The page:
The first post is from Feb. 7th and is titled “Consistency is a Critical Component to a Successful Engineering Career and Overall Happiness.” I highly recommend you read the entire article, but I wanted to reiterate the 4 items he lists for introducing more consistency into your work routine:
- Spend some time at the end of EACH day reviewing your to-do items for the following day and list them in the order of importance.
- Pick a time of the day (the same time every day) to walk away from the computer and possibly even exercise for as long as you can.
- Check e-mail at certain times during the day, NOT all day.
- Wake up earlier each day and use the time to accomplish the same tasks each day. (Anthony discusses how he now gets up 1 hour earlier – at 5am, and is accomplishing a lot more. He also gets to bed earlier by eliminating some TV)
The second post is from Feb. 20th and is titled “Setting Big Picture Engineering Career Goals is the Most Important Thing You Can Do in Your Career and Life.” You can read the entire article by clicking on the title.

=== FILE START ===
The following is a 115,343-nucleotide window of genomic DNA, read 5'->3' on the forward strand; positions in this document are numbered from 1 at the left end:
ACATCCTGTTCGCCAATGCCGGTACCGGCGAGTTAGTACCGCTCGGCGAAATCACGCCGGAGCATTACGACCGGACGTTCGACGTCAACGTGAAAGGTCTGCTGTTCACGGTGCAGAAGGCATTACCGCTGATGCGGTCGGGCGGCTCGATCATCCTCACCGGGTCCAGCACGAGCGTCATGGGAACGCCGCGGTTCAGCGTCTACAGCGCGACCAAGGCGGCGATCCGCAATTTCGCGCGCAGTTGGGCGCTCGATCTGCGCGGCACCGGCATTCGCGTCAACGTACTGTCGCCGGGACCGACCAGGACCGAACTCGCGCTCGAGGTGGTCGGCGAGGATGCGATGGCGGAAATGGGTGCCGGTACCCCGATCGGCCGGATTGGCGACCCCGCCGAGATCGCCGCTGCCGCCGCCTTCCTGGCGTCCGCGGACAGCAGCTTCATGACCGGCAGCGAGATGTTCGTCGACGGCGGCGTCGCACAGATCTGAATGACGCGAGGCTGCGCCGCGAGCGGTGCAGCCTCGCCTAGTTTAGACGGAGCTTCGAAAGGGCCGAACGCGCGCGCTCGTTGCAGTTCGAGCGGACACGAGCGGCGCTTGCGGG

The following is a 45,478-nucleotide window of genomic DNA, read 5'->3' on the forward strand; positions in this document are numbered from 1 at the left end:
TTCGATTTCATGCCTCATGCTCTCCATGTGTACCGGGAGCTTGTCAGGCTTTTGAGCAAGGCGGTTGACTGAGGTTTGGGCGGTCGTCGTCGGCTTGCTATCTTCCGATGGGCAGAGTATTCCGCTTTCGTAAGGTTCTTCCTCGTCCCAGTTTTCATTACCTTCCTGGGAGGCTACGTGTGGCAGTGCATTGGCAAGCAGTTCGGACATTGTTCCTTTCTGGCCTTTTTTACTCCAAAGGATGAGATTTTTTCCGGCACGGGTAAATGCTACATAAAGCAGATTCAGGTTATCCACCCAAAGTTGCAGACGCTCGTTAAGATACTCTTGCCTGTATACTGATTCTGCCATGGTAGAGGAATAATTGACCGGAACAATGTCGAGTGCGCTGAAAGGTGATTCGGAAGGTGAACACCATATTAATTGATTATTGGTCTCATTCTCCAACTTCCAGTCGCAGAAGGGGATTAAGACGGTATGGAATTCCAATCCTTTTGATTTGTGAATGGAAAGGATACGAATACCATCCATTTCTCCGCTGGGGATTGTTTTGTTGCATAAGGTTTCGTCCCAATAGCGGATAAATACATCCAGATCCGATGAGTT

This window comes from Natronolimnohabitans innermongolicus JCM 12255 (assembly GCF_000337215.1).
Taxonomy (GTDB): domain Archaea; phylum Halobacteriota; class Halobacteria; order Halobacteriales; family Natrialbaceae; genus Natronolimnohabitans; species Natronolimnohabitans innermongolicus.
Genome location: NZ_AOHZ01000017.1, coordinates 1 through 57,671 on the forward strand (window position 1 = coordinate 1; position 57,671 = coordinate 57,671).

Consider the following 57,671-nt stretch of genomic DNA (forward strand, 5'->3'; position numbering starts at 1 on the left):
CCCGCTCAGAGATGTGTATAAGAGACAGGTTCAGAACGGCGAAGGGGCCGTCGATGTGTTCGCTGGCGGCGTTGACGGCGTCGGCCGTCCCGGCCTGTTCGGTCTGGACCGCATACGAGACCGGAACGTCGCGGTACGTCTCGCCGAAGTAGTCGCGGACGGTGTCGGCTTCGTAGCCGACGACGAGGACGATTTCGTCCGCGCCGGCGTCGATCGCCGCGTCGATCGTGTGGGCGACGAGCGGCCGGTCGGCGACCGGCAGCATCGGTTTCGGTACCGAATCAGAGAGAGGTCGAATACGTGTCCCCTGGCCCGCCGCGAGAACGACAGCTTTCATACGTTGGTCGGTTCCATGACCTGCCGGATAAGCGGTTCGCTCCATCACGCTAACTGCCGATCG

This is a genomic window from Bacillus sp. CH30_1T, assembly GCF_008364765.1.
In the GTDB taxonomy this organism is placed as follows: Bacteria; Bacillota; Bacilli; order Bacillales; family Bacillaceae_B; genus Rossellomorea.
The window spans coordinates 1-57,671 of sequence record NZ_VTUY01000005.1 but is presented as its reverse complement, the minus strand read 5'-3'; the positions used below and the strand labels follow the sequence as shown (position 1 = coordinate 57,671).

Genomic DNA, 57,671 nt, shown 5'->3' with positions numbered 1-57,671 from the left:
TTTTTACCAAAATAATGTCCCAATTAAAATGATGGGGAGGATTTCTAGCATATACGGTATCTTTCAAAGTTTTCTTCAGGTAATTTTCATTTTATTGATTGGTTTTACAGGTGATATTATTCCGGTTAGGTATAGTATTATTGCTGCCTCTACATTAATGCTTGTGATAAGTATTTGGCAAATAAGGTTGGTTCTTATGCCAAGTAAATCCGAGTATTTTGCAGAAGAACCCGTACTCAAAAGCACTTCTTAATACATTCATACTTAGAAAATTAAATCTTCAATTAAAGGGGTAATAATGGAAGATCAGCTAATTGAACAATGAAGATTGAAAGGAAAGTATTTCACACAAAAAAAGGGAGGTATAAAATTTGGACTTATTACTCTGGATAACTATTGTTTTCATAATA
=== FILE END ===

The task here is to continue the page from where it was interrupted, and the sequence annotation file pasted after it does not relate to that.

In the article Anthony describes “three steps for setting big picture goals that will ensure you stay engaged and fulfilled, both at your engineering job and at home.” These 3 steps are:
- Describe Your Ultimate Engineering Career Goal
- Describe Your Ultimate Personal Goal (Not Related to Your Engineering Career)
- Describe Your Ultimate Goal
I hope you find both of these blogs helpful. Anthony has multiple other insightful articles from which you may also benefit. You will see a list of categories for topics in the upper right corner when you visit the site.
During the February 2014 SE University Session, Kim Olson discussed gapped and overlapped truss connections. She talked about the “Hidden Toe” partial overlap condition, and welding requirements for the hidden toe. Kim noted that welding of the hidden toe is not required if the components normal to the chord differ by 20% or less, and a question was posed by an attendee wanting to know what comparison should be made to evaluate the 20% difference.
Kim explained that the comparison is between the components of the branch forces normal to the chord member. This is also explained in two Modern Steel Construction articles linked below.